Church should focus on priorities, some say

Baltimore-area Catholics question spending money on restoration of basilica

November 04, 2006|By Liz F. Kay | Liz F. Kay,Sun reporter

Carol Coates can't help but compare the splendor that is to be revealed today in Baltimore's restored basilica with the worn look of her own West Baltimore parish.

Why, she wonders, was more than $32 million spent on the Basilica of the Assumption, while bullet holes pockmark a glass window at St. Peter Claver Church and worshipers are directed not to sit in several broken pews? "When you see your own church within the city and nothing being done, you just feel a little bit leery about that," she said.

But Cardinal William H. Keeler and officials with the Basilica of the Assumption Historic Trust Inc. say the project to revitalize the nation's first Roman Catholic cathedral did not divert the archdiocese's attention from other needs or responsibilities. They acknowledge that some of the urban parishes and parochial schools are struggling, and even closing, but say they have stepped up their fundraising for these local needs.

Keeler, the president of the Basilica Historic Trust, said he appealed nationally for private restoration donations, and made fundraising for schools, parishes and charities a priority over the basilica in capital campaigns that have yielded millions.

"We've tried to take care of our responsibility to the inner-city schools, the schools in general," Keeler said in a recent interview. "I have subordinated all of the work on behalf of the basilica to do that."

Like Coates, some Baltimore-area Catholics are quietly questioning the spending of more than $32 million to restore the basilica at Cathedral and Mulberry streets. "The cardinal could have used his energies in getting some community people involved in propping up the [Catholic school] system," said Edward M. McDonnell of Loch Raven Village.

When the basilica project was first announced more than a decade ago, Keeler refused to allow special collections during Masses or a direct mailing to parishioners, said Mark J. Potter, the historic trust's executive director. Nor did he use money from Lenten appeals.

During the archdiocese's "Heritage of Hope" capital campaign, which concluded in 1998, parishioners pledged more than $136 million for Catholic school infrastructure, parishes and other needs. They directed about $2.5 million from the campaign toward the basilica.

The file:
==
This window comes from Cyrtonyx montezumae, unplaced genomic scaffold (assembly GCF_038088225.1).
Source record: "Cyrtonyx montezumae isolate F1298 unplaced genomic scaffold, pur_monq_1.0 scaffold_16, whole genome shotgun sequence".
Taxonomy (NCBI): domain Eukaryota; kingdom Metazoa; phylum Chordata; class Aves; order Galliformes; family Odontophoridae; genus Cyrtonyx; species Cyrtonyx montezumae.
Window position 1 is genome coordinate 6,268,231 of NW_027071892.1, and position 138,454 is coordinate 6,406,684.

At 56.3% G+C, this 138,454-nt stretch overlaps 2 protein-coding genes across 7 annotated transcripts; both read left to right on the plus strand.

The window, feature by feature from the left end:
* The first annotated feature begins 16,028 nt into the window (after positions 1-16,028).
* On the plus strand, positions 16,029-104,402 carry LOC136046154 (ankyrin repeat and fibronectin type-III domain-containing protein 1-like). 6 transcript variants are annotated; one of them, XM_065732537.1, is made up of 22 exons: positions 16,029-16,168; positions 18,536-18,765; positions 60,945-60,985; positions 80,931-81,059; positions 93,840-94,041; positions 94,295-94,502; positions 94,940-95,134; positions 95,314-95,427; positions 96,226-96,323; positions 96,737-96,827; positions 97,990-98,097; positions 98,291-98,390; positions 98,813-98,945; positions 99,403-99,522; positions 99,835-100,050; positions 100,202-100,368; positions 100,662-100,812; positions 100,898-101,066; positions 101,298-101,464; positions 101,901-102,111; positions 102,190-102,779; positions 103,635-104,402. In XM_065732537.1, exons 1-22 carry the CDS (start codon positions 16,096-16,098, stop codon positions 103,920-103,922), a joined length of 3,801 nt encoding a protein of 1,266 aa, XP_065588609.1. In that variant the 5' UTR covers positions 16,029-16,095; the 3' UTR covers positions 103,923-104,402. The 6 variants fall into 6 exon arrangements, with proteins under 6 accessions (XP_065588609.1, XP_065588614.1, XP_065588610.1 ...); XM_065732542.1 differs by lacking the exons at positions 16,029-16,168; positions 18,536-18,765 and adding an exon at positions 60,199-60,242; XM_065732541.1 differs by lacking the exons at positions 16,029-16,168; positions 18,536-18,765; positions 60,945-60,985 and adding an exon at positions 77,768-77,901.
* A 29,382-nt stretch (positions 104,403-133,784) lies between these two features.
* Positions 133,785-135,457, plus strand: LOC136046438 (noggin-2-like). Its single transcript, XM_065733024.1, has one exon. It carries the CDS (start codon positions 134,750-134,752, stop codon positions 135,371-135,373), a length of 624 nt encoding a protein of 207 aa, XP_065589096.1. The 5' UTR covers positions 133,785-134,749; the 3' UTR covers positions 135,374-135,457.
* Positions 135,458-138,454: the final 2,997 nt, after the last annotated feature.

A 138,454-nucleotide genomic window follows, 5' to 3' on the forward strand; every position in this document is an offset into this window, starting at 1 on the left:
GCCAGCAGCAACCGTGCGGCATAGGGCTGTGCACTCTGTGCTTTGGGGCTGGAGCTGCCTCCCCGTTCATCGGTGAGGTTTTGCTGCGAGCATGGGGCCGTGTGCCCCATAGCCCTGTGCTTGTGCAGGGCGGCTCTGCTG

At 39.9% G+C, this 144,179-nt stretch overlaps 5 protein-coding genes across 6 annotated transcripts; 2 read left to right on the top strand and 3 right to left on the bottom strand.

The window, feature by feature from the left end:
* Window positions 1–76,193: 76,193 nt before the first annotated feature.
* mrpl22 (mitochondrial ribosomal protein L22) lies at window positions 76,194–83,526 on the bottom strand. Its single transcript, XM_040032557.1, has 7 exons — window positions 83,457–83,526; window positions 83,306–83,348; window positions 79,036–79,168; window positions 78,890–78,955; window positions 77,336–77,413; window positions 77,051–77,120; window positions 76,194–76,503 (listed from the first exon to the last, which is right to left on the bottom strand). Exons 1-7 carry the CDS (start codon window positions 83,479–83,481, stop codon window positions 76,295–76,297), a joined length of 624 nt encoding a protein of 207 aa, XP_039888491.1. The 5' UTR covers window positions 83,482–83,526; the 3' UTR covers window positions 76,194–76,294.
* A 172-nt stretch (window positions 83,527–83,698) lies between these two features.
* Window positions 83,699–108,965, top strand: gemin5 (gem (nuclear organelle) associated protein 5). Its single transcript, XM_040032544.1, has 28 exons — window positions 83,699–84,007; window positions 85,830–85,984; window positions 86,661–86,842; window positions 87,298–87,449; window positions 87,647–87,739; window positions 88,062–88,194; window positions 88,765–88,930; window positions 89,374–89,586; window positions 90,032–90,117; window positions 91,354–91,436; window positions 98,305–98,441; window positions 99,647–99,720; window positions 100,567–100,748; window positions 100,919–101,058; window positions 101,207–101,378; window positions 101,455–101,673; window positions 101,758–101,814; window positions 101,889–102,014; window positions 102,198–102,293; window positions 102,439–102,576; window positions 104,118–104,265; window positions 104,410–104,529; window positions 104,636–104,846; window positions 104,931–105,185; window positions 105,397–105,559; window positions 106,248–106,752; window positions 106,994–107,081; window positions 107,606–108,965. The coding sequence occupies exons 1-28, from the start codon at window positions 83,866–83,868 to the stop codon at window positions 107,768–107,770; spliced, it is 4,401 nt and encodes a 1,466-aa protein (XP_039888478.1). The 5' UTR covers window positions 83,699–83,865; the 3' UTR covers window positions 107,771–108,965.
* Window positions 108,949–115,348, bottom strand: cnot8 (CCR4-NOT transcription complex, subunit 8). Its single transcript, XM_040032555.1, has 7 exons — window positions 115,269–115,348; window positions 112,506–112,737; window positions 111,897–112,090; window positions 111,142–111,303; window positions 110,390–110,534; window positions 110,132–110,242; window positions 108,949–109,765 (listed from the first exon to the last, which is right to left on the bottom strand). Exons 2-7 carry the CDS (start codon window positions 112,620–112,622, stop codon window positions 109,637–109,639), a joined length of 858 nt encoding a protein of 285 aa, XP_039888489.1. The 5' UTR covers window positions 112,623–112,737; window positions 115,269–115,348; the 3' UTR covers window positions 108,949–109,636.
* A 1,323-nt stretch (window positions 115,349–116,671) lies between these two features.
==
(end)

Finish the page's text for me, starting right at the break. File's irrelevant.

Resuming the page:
Keeler also pointed to a $56 million capital campaign for Catholic Charities, which will open a new building for Our Daily Bread with expanded services in the spring. Its current building on Cathedral Street, next to the basilica's main entrance, will be renovated for My Sister's Place, the women and children's shelter.

"The assumption is that if this [basilica] project did not exist, [donors] would immediately turn their dollars to Catholic schools or Catholic charities," Potter said.

Yet as of September, about 50 percent of the more than $26 million raised came from outside the Archdiocese of Baltimore, in recognition of the basilica's history and architecture, Potter said.

Contributions have also been coming from about 40 Catholic communities around the country, including $50,000 donations from two Florida dioceses - Orlando and Venice - and $100,000 from the Diocese of St. Petersburg, Fla. The Knights of Columbus, a national Catholic men's group based in New Haven, Conn., and the Maryland Province of the Society of Jesus, known as the Jesuits, have each given $1 million to the project. The Society of St. Sulpice, the religious order that started and operates St. Mary's Seminary & University in Roland Park, donated $2 million.

Potter said the basilica drew donors attracted to its architectural merit and history. "The basilica parish could never have afforded to restore the basilica," he said. Parishioners of the basilica, which draws about 400 families from the Baltimore area, also pledged more than $500,000.

Still, some question the investment of energy on saving the basilica while at least 20 schools have closed or consolidated since 1997.

"They're spending all this money on the building, but yet you have to think about the souls of the people you're helping in the city," said Debbie Wyda of Towson.

The 57-year-old graduate of the former Mount St. Agnes High School in Mount Washington was angry when she read in 2001 that St. Alphonsus-Basilica School was closing - the same day she read that Pope John Paul II blessed the multimillion-dollar basilica project.

"It doesn't reflect good on the church as a whole. It still doesn't seem like they have their priorities in order," said Tom Schruefer. He was the home-school association president of St. Rita School in Dundalk until it closed at the end of the last school year because of debt and declining enrollment.

Schruefer said he understands that many of the basilica donors targeted their gifts for that project, but he wonders whether St. Rita's parents could have saved their school with some professional fundraising expertise and more warning about their fate. The group raised nearly $90,000 for the school last year, he said.

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